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Where Can I Go For Advice?

Fellow Deputies are a good source of general advice on how to manage constituency work. But if you’re looking for advice on a specific case, remember that you need to treat the information your constituent has shared with you as confidential, and ask their permission before discussing it with anyone else. You can say: “I need to speak to X in order to understand this a bit better / to find out what support is available for you – is it OK if I share your name / the details you’ve sent me?”

The kind of people you might want to approach for information or advice are fellow Deputies, people who work in the public sector (in areas relating to the person’s concern), or possibly even voluntary organisations that might be able to offer help. Just be clear about who you’ll be sharing your constituent’s information with, and why, and make sure that you have their consent to do so. (Keep a record, if you can. If you have an email trail, that’s straightforward – if your conversation takes place in person or over the phone, you may want to keep a note of it.)

The person may say no to sharing their information with a given individual or organisation, and then you can choose if you want to offer an alternative – “You don’t want me to talking to X, but is there someone else who you would be comfortable with me talking to?” – or just to say that you’re sorry, but if you’re not able to discuss this with people who might be able to help, there’s probably nothing more you can do.

The one exception to this, I think, is if the person tells you something which makes you fear that a child or vulnerable adult is at risk. I would strongly encourage you to get general advice at the outset of your time in the States, perhaps from the senior officers who support you as States Members, as to how you can handle that sort of situation, so that if it happens to you in practice, you are already prepared.

Guernsey’s iconic women of the future?

Thank you for nominating a young woman or girl for our future iconic Guernsey women campaign to celebrate International Women’s Day!

Nominations close on Sunday 6 March at 17.00.

Please fill in the details below.


Miriam Makeba - South Africa

Nominated by: Christine James

Zenzile Miriam Makeba (1932 to 2008), nicknamed Mama Africa, was a South African singer, songwriter, actress, United Nations goodwill ambassador, and civil rights activist. Associated with musical genres including Afropop, jazz, and world music, she was an advocate against apartheid and white-minority government in South Africa. In 2020 she was named one of Time magazine’s 100 women of the century.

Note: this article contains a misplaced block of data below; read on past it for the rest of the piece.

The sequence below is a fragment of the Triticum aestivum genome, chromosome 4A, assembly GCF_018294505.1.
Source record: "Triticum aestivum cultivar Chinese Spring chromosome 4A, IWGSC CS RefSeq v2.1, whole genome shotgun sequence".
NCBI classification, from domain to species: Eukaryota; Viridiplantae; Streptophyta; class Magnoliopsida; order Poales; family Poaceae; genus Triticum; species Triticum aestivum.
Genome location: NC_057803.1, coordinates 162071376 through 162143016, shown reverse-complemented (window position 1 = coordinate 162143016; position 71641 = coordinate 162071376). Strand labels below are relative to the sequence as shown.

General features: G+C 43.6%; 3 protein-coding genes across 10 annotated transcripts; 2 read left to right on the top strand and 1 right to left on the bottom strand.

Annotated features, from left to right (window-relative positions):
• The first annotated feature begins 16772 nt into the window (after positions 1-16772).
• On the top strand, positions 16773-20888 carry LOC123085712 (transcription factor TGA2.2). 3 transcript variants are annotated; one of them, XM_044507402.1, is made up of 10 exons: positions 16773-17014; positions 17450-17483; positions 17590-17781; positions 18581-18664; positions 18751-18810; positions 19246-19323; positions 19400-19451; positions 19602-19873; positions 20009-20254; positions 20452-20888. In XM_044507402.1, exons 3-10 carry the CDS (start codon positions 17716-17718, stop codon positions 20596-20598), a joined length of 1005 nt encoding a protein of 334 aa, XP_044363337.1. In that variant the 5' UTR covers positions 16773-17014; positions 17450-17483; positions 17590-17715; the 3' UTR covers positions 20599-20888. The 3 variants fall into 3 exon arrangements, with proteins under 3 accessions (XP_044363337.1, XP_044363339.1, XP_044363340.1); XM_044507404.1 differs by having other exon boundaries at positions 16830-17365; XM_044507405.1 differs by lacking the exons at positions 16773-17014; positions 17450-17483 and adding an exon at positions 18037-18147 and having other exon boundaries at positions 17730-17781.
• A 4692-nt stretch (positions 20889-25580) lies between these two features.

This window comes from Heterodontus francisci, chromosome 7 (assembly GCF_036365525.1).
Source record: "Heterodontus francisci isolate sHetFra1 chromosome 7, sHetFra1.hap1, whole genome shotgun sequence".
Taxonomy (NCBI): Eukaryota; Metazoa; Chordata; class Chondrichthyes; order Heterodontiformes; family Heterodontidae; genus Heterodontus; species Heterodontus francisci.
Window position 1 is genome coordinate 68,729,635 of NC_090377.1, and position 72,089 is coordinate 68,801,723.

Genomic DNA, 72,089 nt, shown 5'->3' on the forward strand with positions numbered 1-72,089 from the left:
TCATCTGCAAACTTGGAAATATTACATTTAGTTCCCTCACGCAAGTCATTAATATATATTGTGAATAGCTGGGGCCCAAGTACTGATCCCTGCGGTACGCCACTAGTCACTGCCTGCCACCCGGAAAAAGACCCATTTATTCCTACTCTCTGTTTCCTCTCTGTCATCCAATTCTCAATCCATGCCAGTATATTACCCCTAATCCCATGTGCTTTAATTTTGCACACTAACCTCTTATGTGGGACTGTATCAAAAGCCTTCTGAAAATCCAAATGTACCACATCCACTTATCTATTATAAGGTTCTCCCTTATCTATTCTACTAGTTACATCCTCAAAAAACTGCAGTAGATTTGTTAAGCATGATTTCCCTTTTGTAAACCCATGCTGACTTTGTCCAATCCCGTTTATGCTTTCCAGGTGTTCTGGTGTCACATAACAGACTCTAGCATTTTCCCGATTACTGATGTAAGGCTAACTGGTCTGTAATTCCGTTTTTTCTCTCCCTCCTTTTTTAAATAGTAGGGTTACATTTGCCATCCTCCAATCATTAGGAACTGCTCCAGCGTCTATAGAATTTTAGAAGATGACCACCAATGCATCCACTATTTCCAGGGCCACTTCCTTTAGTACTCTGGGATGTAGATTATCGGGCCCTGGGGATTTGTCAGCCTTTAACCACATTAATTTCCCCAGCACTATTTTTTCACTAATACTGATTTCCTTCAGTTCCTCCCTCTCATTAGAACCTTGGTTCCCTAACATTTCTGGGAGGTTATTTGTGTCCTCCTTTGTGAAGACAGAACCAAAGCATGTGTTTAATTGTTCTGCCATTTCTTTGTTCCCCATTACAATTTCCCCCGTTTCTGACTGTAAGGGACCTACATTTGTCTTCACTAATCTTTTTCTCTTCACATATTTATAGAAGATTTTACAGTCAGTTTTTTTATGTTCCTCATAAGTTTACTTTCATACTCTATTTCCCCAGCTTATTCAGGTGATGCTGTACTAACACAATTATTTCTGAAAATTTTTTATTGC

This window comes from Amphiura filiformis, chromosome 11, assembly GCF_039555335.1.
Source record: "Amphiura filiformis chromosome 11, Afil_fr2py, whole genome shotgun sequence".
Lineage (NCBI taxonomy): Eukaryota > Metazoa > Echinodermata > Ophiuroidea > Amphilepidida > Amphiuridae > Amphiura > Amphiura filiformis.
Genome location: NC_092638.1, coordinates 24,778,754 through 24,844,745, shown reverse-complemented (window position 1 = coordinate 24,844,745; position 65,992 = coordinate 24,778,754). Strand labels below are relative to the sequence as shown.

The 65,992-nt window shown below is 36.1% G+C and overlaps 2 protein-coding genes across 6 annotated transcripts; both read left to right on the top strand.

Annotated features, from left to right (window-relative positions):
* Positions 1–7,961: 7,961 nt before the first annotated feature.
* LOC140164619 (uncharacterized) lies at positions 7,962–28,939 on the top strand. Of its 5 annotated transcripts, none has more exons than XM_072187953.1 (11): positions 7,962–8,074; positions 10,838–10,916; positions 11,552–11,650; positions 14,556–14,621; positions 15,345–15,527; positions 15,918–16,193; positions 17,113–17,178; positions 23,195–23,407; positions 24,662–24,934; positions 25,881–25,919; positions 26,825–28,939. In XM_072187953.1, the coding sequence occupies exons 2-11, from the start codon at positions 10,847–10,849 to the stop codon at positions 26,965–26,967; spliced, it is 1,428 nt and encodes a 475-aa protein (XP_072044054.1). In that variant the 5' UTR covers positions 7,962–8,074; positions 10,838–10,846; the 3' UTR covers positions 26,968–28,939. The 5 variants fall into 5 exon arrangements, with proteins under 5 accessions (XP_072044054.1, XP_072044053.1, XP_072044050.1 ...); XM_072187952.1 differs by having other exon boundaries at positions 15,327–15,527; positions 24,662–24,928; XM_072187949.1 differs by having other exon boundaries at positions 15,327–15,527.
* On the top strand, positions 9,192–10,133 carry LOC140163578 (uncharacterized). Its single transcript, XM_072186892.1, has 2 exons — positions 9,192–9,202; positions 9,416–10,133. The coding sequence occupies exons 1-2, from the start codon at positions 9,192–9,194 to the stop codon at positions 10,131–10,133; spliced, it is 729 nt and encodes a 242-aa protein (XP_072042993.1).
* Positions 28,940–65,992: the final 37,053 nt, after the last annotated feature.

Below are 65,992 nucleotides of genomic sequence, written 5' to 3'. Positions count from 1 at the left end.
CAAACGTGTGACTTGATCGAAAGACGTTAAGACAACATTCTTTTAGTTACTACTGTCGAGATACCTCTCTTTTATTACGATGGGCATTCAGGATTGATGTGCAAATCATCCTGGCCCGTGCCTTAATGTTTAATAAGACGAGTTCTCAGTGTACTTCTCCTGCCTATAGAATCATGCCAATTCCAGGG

South Africa is ranked 12th in the world for percentage of women in national parliament: 45.8% (source: 

Are you from South Africa? Please email if there is a social or cultural group for people from South Africa in Guernsey.

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The original image “The Hague Jazz 2008 – Miriam Makeba” by Haags Uitburo is licensed under CC BY-NC-SA 2.0. 


Jacinda Ardern - New Zealand

Nominated by: Martin Lock

Jacinda Ardern (born 1980) has served as prime minister of New Zealand and leader of the Labour Party since 2017. In 2019, she led the country through the aftermath of the Christchurch mosque shootings, rapidly introducing strict gun laws in response, and throughout 2020 she directed the country’s widely praised response to the COVID-19 pandemic. Ardern was the world’s second elected head of government to give birth in office when her daughter was born in 2018. ‘An inspiring Prime Minister who brought a nation together with true leadership, empathy and compassion.’

New Zealand is ranked 4th in the world for percentage of women in national parliament: 48.3% (source: 

Other iconic women: Dame Whina Cooper, nominated by Claire Fisher, and Kate Sheppard, nominated by Anna Cooper.

Are you from New Zealand? You may be interested in joining the ANZACs in Guernsey Facebook group

Want to learn more about public office vacancies in Guernsey? 

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